Old and new blend well in Boston
I traveled there in June for a double dip: NHRAW's summer business meeting, and to meet SMACNA's incoming president, Jack Desmond.
There was no time for side trips or sightseeing, but there was time to walk through the streets to my destinations and soak up some of the rich history of this city. And oh yes, I did have time to order a lobster dinner in a restaurant, something I hadn't done in years.
In Boston, there are modern, glass-walled skyscrapers set amid much preservation and renovation. As Americans, we typically think of a building as "old" if it was built a century ago. In Boston, on just a casual walk through downtown streets, you can see and visit buildings much older than that. A cemetery I noted, tucked quietly into a small gap between buildings, had gravestones dating from the mid-1600s. Boston's old city hall, which was located right across the street from the Omni Parker House where our meetings were held, was used as a city hall from 1865-1969. The Parker House was built in1856. Many of the old stone churches, shops and government buildings are older than that. It is a city whose architecture would rank second, in my opinion, perhaps only to San Francisco, as far as its eclectic mix of styles, materials and features.
It was fitting that one of the major points of discussion at the summer meeting was on changing the "old" to the new. NHRAW as an association is 56 years old this year; hardly historical, but changing nonetheless. Back then, it was the National Heating Wholesalers Association, which was in turn was an offshoot of the National Warm Air Heating Association.
Today the group is contemplating a consolidation with the Air conditioning and Refrigeration Wholesalers (ARW). Speaking with many members about this move, it seems there is a consensus that it will happen, that it's the right thing to do at the right time. In today's tough business climate it's more essential than ever to eliminate redundancies in the manufacturer-wholesaler-consumer chain, it has been pointed out, and that holds true on the association level as well. Both groups function well as separate entities: They would perform even better as a single, consolidated group able to eliminate some of those aforementioned redundancies.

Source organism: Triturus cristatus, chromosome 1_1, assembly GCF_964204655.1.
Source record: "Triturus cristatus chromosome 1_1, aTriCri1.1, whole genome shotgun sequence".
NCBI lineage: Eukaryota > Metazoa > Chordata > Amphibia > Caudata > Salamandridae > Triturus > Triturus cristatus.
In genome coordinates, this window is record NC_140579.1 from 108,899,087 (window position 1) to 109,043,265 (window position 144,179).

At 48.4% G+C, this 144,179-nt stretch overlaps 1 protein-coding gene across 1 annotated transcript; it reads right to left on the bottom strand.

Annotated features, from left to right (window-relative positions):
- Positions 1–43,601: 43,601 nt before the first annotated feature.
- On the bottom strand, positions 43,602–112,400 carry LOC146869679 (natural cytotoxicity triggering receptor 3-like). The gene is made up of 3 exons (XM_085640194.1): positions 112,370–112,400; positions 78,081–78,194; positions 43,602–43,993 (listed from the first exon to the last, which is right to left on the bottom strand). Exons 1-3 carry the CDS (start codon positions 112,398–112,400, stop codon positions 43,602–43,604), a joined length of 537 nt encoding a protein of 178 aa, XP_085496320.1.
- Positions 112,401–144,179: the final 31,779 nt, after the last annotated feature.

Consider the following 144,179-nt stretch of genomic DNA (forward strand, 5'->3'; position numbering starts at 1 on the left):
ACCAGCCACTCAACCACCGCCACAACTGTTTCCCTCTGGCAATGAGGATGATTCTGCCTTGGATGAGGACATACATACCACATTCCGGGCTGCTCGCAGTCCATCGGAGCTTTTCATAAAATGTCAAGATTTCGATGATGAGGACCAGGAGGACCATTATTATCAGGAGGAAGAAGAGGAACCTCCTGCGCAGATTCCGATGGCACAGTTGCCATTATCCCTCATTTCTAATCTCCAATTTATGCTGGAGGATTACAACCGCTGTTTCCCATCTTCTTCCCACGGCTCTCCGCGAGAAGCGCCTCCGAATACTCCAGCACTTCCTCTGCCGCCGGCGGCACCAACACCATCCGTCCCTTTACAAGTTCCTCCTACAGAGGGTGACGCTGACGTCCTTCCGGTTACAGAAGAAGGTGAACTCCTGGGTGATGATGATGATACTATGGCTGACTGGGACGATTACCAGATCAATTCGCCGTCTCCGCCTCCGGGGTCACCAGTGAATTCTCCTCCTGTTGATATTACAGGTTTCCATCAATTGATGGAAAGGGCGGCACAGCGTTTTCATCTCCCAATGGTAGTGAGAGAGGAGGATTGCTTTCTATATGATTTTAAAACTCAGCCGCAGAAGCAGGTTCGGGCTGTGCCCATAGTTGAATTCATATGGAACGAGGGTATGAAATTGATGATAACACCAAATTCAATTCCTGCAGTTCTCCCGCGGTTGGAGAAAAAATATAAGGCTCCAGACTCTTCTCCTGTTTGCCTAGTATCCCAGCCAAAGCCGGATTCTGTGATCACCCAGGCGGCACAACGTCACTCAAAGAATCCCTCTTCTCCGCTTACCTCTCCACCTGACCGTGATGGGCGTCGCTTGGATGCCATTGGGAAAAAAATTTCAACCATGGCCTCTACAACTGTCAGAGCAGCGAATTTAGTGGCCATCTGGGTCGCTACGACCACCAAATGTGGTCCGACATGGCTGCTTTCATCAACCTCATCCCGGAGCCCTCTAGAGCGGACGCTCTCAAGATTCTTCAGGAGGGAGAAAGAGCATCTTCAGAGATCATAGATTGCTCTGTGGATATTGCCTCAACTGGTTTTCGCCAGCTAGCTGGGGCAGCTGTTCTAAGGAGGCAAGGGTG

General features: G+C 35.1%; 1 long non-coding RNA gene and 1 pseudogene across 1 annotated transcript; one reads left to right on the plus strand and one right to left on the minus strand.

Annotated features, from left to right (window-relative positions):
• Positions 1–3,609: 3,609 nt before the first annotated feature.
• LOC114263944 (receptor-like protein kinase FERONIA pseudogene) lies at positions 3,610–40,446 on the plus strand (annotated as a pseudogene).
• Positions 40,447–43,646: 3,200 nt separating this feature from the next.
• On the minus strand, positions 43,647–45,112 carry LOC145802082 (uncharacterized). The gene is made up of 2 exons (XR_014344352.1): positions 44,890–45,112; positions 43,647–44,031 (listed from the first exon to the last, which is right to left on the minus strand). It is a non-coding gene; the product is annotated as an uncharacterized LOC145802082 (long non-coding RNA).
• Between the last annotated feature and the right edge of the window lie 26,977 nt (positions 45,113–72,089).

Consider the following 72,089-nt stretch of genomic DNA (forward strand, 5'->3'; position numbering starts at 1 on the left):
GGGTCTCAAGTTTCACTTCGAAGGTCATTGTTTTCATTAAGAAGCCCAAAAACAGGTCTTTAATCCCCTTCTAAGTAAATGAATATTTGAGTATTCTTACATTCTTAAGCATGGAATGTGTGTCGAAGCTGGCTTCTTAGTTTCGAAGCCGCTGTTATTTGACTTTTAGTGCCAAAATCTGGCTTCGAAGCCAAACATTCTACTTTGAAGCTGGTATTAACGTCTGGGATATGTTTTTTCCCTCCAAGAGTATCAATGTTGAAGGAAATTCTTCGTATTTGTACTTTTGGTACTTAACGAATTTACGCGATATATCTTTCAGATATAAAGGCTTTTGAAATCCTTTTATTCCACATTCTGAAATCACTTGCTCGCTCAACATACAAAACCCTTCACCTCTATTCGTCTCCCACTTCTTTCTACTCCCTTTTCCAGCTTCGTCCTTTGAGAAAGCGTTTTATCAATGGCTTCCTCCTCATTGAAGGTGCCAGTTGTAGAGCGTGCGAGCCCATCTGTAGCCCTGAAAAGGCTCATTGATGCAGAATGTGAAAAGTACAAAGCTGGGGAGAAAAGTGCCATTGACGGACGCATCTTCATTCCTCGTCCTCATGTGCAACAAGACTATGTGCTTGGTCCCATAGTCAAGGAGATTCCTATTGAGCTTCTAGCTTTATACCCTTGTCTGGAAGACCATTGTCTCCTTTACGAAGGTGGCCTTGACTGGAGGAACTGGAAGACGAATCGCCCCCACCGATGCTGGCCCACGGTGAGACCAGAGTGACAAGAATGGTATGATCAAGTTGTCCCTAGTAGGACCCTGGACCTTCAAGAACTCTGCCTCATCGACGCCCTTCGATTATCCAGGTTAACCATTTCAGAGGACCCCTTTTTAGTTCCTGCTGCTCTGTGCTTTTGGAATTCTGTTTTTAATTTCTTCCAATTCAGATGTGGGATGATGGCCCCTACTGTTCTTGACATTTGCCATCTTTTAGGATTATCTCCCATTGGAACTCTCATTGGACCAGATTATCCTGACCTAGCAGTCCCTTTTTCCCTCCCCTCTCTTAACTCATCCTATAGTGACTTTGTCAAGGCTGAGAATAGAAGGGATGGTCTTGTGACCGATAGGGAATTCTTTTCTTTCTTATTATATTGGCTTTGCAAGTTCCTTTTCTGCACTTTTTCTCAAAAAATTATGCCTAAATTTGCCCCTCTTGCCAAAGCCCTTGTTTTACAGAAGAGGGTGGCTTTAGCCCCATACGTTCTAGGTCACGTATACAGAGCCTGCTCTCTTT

There are many high points in the history of both wholesaler groups. Looking back, we present Ed Scott's thoughts several years back on what he called "NHRAW's successive election of three of the most effective presidents in the organization's half-century history":
cJohn Robertson (1957-58), who not only led NHAW but also CSA, ASA and NAW-D.
cOscar Brauer (1958-59), whom Scott called "shrewd, feisty and articulate."
cHarold Squire (1959-60), "the cerebral Columbus (Ohio) wholesaler who in later years became the association's - and the industry's - management guru."
I don't have that kind of history in this industry, but I have interviewed and come to know three who should rank just as high: James McNeil (1999-00); Scott Nicholson (00-01); and Jim Truesdell (01-02). Their work on Market Center Distribution and a concentration on core competencies will serve both associations, as well as all hvacr wholesalers, quite well.
A year ago, Truesdell had this to say, describing the present makeup of wholesalers: "We help manufacturers bring their product to market in the most efficient way by providing local customer relationship, on-site warehousing, and prompt delivery to their target customers. Because we do this more efficiently than anyone else we provide maximum value at the lowest cost to end users."
I am also looking forward to a pending visit with incoming president Doug Young for what should be an interesting talk on an upcoming pivotal year for wholesaling.
The new association, if indeed it comes about, should do well.